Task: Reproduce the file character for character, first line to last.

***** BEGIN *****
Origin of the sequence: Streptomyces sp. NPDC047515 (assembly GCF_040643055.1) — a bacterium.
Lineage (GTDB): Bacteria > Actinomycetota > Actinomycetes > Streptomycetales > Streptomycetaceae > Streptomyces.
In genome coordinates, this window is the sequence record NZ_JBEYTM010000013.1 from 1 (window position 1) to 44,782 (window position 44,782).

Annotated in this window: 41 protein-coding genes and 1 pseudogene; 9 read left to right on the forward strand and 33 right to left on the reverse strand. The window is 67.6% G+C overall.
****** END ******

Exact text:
Origin of the sequence: Streptomyces sp. NPDC047515 (assembly GCF_040643055.1) — a bacterium.
Lineage (GTDB): Bacteria > Actinomycetota > Actinomycetes > Streptomycetales > Streptomycetaceae > Streptomyces.
In genome coordinates, this window is the sequence record NZ_JBEYTM010000013.1 from 1 (window position 1) to 44,782 (window position 44,782).

Annotated in this window: 41 protein-coding genes and 1 pseudogene; 9 read left to right on the forward strand and 33 right to left on the reverse strand. The window is 67.6% G+C overall.